Between 210,000-300,000 families in Tennessee are currently in danger of eviction. Over 30% of Tennessee households are at risk, with the impact of the eviction crisis disproportionately falling on Black women (before and during this pandemic). Renters owe between $457 million and $599 million in unpaid rent to landlords across the state. In the meantime, the Tennessee government sits on over $700 million funds earmarked for poor families in need. To make matters worse, Senator Ferrell Haile and Representative Mike Carter have introduced a bill (SB205/HB200) that allows judges to consider housing instability in determining whether to terminate parental rights for poor parents struggling to make ends meet.
The Governor made his priorities clear in his State of the State: he wants to make it easier to terminate parental rights. In this case, it’s the rights of parents who are struggling as tens of millions of Americans are unable to make rental payments in the face of a national emergency. We know that the state does not care about low income people or people of color, but separating families because of a nationwide housing crisis that has been compounded by a global pandemic is just cruel.
Housing justice is a reproductive freedom issue. Not only does housing impact people’s financial ability to access abortion services, but when the state threatens to take away children because of housing insecurity, it’s a reproductive harm. We also know that Black and Brown parents are disproportionately more housing insecure as a result of generations of racist housing policies and structural racism. These communities are also disproportionately involved in child welfare calls and proceedings because of the increased surveillance they face and racist stereotypes of Black and Brown parenting. Increasing the factors courts can consider in termination of parental rights proceedings, especially factors considering housing, is an attack on families of color and their reproductive freedom.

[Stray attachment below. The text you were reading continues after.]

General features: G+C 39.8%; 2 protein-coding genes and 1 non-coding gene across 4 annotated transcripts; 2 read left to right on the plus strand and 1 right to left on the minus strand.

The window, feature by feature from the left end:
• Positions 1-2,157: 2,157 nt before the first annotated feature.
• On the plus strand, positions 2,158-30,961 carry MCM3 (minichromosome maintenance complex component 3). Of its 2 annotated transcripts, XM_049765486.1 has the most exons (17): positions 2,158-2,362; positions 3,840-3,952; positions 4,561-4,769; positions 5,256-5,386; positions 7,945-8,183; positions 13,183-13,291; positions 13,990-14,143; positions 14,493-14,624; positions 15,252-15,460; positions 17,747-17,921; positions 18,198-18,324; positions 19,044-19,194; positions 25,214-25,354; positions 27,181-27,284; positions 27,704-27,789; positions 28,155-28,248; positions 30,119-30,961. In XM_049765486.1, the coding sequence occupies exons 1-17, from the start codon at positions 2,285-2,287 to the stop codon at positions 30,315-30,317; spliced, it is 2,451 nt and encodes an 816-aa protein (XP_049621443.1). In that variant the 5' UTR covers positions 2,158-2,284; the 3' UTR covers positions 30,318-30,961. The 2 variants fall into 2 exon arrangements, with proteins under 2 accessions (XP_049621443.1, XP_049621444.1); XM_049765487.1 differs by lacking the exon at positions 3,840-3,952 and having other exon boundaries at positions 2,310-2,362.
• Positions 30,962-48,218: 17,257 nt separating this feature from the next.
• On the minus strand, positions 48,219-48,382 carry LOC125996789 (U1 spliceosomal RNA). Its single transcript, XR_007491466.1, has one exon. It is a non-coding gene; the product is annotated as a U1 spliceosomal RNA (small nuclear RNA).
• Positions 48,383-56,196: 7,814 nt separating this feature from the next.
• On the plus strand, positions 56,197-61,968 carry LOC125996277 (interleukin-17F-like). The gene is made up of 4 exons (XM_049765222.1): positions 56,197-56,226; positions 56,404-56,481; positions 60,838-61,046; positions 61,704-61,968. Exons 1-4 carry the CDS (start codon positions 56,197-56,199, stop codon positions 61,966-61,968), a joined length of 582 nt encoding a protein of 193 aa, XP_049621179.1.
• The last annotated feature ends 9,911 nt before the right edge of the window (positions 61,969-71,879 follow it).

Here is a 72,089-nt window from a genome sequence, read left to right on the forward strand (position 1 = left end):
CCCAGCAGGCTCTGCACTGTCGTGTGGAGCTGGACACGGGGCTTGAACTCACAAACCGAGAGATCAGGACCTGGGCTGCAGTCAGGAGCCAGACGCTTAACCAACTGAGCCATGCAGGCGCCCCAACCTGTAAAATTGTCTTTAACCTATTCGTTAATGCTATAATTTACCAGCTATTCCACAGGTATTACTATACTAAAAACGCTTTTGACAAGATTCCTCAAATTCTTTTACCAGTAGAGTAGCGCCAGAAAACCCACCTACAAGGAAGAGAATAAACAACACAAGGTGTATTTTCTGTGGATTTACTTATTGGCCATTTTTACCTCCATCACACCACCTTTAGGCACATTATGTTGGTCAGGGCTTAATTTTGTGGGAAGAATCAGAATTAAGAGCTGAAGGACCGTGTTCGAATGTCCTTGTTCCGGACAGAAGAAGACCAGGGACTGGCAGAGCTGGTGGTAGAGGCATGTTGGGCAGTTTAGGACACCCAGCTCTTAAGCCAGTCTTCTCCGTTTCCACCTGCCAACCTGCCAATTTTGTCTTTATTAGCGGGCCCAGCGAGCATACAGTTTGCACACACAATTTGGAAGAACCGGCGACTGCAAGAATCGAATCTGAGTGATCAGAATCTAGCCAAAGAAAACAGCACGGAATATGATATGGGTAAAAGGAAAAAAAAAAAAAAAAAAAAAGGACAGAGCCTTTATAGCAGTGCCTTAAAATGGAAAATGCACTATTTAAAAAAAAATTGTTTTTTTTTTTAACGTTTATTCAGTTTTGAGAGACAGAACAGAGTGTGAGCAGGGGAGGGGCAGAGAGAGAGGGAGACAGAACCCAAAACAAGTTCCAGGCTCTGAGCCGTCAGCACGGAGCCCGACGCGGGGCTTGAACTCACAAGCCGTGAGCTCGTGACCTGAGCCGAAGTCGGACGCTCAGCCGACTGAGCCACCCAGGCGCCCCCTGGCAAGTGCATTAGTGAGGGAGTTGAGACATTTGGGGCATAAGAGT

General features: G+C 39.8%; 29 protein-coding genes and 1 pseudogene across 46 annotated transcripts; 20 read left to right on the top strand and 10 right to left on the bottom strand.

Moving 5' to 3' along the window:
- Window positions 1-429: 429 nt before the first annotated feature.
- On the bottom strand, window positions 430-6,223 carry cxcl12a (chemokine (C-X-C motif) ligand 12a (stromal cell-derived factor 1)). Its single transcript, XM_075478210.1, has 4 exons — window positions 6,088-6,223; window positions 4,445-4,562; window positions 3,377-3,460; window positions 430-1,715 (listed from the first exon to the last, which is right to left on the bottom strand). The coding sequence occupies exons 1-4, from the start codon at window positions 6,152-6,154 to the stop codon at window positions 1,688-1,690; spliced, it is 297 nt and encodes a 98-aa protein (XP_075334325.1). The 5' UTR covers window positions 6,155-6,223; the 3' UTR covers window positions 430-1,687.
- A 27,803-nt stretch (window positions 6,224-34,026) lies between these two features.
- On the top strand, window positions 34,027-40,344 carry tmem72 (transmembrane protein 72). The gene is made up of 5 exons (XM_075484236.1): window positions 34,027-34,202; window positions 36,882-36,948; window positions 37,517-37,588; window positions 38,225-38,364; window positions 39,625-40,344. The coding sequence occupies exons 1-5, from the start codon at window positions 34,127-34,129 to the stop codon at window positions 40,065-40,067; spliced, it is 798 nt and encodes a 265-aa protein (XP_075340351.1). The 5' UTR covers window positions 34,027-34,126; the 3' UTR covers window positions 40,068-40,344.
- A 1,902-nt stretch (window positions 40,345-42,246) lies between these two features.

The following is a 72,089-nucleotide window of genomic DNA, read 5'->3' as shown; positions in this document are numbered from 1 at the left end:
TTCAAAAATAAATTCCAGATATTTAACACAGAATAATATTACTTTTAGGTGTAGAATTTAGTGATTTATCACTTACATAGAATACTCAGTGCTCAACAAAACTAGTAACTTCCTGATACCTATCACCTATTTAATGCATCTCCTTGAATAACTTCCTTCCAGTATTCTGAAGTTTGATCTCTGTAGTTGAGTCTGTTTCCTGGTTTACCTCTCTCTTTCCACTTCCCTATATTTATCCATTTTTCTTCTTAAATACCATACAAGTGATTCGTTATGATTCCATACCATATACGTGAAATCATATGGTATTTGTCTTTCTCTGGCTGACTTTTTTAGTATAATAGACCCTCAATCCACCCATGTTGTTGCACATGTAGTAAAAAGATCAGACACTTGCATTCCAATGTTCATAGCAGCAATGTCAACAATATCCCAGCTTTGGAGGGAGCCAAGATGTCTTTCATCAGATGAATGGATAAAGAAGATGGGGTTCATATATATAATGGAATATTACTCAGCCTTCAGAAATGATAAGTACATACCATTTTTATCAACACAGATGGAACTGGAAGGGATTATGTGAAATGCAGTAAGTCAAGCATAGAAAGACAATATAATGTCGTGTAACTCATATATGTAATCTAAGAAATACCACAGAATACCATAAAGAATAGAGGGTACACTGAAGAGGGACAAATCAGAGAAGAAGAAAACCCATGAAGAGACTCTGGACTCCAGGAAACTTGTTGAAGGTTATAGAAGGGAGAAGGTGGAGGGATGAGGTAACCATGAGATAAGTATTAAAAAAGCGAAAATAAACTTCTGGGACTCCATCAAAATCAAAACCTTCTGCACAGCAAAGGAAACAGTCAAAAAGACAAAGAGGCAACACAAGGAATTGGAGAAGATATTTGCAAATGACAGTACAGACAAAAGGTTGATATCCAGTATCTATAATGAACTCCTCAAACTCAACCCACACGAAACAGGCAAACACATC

Of course we want parents, guardians, children, and families to live and thrive in safe and stable housing, but the answer is not to separate families, effectively punishing mothers, parents, and guardians for poverty as we have seen the legislature do many times before. The government is failing its most vulnerable constituents and is trying to distract us from their incompetence by shifting the blame to poor families in ways that rely on racism, bias, and policing.
While the federal government has taken steps to combat the looming eviction crisis, including the Center for Disease Control’s most recent moratorium on evictions, and providing CARES Act rental assistance funding, these solutions have their limitations. The moratorium requires tenants to agree to pay back rent with interest and prove certain conditions that make them eligible. Even with the moratorium, landlords are still taking tenants to court or taking the law into their own hands, evicting families illegally. The moratorium is set to expire on March 31st, and an estimated 30-40 million renters are at risk of losing their homes at this time.
That’s why we are joining with organizers statewide to demand real solutions to the housing crisis. We join others demanding that the State release the TANF funds to the people who need it, strongly urge state and local officials and courts to put in place better and strong eviction moratoriums, and call on private landlords to suspend evictions. We are with #TN4SafeHomes because no Tennessean should fear losing their children or their lives because they cannot afford to pay rent in a global pandemic, or ever. Join our town hall on Monday February 22nd at 5pm CT live-streamed via our Facebook page and here to hear more from Tennessee renters and policy advisors.
The Tennessee House Children and Family Affairs Subcommittee is scheduled to hear SB205/HB200 on Tuesday afternoon, and we expect to hear the same tired arguments about protecting children. But what these arguments fail to realize is that protecting families by providing material support that was intended for them is, in fact, the best way to protect children and ensure that Tennesseeans do not have to live in fear of losing their homes and their children, especially during a national emergency.
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